January 2013



Feature Article



How Do You Choose Between Hot and Cold Aisle Containment?
From the very beginning of data center’s using airflow containment strategies, there has been an ongoing debate about which form is the most efficient: hot aisle containment or cold aisle containment. The debate, based on equal parts vested vendor interest, intuition and anecdotal evidence, was addressed by the scientific study DataCenter 2020. Their conclusion is best summarized by the white paper’s title: “DataCenter 2020: Hot Aisle and Cold Aisle Containment Efficiencies Reveal No Significant Differences.”This study shows that data centers can deploy containment strategies based on specific architectural and business variables, rather than preference or even guesswork, and essentially achieve the same results. 


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  Sponsored Announcement

Advancements in Thermal Management 2013 Call for Papers Deadline Jan .28th
As the world moves to smaller and higher power electronics, the need to explore the depths of advanced thermal management technology has never been greater. These technologies will shape the future of electronics, and the Advancements in Thermal Management 2013 conference is looking for visionaries to speak on its technical program about the innovations that will help cool the powerful electronics that serve our digital world. Click Here to view the Call for Presentations Page


There are a limited number of speaking opportunities available, so it is imperative that you submit your abstract by January 28th.

Full-conference registration fees will be waived for all confirmed speakers.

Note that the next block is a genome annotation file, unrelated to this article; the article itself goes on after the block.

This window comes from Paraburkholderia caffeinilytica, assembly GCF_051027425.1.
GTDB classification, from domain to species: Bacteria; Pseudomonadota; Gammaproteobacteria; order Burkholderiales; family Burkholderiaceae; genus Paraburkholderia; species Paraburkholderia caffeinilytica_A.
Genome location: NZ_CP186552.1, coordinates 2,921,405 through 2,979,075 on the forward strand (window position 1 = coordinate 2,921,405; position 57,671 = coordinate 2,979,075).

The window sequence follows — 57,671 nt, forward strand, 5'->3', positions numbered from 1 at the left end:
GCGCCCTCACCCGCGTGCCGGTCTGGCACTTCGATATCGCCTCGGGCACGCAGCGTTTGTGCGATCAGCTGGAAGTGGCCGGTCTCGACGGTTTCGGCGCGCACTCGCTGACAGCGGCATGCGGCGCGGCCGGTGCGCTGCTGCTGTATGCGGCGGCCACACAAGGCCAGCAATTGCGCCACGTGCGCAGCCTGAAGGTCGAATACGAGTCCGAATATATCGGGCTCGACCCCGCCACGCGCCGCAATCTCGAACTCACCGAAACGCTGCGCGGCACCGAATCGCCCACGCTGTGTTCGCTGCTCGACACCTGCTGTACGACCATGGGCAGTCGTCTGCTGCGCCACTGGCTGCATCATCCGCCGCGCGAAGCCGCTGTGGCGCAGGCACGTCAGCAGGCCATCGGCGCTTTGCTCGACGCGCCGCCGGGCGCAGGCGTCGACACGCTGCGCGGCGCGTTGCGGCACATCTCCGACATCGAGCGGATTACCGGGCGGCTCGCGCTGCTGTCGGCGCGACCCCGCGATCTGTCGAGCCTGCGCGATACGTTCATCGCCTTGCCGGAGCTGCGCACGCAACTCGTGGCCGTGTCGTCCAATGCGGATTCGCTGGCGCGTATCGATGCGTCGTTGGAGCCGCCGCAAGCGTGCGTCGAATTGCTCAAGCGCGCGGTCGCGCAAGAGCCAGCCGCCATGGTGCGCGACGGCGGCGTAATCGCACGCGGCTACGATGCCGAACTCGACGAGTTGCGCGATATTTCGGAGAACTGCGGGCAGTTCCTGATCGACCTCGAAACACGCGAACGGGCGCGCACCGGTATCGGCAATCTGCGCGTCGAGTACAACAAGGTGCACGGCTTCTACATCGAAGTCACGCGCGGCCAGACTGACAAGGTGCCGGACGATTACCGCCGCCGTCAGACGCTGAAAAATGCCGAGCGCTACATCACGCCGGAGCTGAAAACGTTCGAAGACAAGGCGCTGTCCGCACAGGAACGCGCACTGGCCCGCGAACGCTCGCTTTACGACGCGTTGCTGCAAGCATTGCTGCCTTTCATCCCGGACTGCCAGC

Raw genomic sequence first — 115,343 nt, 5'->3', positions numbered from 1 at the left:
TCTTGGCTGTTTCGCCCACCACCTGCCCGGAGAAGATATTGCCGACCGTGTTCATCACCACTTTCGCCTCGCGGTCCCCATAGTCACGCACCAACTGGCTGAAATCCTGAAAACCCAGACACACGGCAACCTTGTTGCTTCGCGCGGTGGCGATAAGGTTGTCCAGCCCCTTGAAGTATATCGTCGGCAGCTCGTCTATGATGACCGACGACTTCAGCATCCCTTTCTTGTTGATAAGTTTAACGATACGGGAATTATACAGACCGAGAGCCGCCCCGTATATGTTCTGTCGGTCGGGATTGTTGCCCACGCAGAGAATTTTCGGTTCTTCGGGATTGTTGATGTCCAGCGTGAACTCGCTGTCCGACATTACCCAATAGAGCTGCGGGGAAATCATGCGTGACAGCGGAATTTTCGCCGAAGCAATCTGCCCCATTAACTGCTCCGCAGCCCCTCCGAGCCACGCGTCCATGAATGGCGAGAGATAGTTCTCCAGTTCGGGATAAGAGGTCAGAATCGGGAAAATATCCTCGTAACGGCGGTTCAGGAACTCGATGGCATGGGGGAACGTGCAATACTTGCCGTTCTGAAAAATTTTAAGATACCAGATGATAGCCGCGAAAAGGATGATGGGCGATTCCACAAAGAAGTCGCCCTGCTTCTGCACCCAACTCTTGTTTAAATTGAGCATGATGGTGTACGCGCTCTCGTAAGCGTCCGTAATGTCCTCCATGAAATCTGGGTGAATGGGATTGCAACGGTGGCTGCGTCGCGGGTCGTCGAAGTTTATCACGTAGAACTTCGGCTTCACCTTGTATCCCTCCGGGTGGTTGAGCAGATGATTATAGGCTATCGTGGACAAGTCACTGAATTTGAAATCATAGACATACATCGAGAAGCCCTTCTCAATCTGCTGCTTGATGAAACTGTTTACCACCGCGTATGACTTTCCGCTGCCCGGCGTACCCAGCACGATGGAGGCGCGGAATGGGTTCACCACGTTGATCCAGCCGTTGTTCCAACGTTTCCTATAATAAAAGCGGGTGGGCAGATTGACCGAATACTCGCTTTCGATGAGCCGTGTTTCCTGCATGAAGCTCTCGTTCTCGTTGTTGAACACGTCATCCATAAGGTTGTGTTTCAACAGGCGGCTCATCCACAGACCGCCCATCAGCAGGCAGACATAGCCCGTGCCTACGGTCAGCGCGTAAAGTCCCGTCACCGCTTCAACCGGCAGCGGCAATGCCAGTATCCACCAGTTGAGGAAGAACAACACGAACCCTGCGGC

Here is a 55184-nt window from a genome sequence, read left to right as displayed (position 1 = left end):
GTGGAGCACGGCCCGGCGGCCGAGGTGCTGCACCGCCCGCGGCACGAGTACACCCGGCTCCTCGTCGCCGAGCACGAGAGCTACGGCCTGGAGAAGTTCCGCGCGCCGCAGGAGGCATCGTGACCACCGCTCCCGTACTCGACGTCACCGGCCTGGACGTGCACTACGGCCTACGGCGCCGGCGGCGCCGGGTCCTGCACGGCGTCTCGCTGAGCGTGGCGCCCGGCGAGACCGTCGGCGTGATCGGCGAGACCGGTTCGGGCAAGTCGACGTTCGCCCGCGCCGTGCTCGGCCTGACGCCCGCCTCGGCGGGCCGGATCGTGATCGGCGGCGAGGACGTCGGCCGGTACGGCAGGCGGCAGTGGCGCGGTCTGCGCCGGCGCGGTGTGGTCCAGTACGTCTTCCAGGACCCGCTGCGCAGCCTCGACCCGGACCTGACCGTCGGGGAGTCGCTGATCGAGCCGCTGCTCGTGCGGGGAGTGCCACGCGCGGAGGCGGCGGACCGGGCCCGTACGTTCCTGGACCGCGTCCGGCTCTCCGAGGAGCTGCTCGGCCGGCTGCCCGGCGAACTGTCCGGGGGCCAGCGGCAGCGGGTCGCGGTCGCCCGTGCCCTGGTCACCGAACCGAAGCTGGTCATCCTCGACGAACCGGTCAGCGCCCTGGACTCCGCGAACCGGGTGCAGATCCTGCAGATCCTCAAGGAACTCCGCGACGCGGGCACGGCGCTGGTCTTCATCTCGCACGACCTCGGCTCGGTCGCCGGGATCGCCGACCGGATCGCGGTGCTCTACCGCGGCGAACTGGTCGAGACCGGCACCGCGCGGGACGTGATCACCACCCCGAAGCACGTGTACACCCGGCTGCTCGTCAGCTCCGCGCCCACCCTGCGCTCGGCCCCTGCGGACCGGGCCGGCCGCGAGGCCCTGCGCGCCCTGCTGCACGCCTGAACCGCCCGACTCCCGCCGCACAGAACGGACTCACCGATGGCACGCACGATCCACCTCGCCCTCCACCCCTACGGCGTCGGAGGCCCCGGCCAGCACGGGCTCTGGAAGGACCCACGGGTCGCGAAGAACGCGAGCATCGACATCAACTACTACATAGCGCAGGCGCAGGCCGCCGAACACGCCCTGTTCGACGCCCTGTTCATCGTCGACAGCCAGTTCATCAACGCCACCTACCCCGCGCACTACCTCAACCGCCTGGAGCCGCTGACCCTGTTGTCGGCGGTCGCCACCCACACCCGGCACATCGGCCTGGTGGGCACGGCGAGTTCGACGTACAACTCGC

Call for PresentationsExhibitor Information

  New Products

GELID Launches the Black Edition CPU Cooler
GELID Solutions has unveiled its The Black Edition CPU cooler with the Slim 12 PWM and Silent 12 PWM fan. The cooler is a product of GELID Solutions GAMER product line.


With 7 power heat pipes and providing the opportunity to attach up to three fans “The Black Edition” fulfills many requirements of professional users. Three pcs of 8 mm and 4 pcs of 6 mm power heat pipes were built into the cooler to ensure maximum heat transfer from the hottest area of the core to the aluminum fins at extreme condition. Then a unique heatsink design was created to achieve lower air flow resistance and to provide efficient air channels. The compact heatsink with even 7 power heat pipes ensures sufficient space for rams on Intel’s X79 motherboard. Thanks to the heatsink design up to three 120 mm fans can be attached to the cooler.


GELID Solutions provides two fans (Slim 12 PWM and Silent 12 PWM) with high airflow. Both fans run silently at low CPU temperature and thanks to their PWM fan control the fan speed accelerates immediately when CPU temperature becomes higher. Additionally mounting clips for AMD AM2, AM2+, AM3, AM3+, FM1, FM2 and for Intel 775, 1155 are available.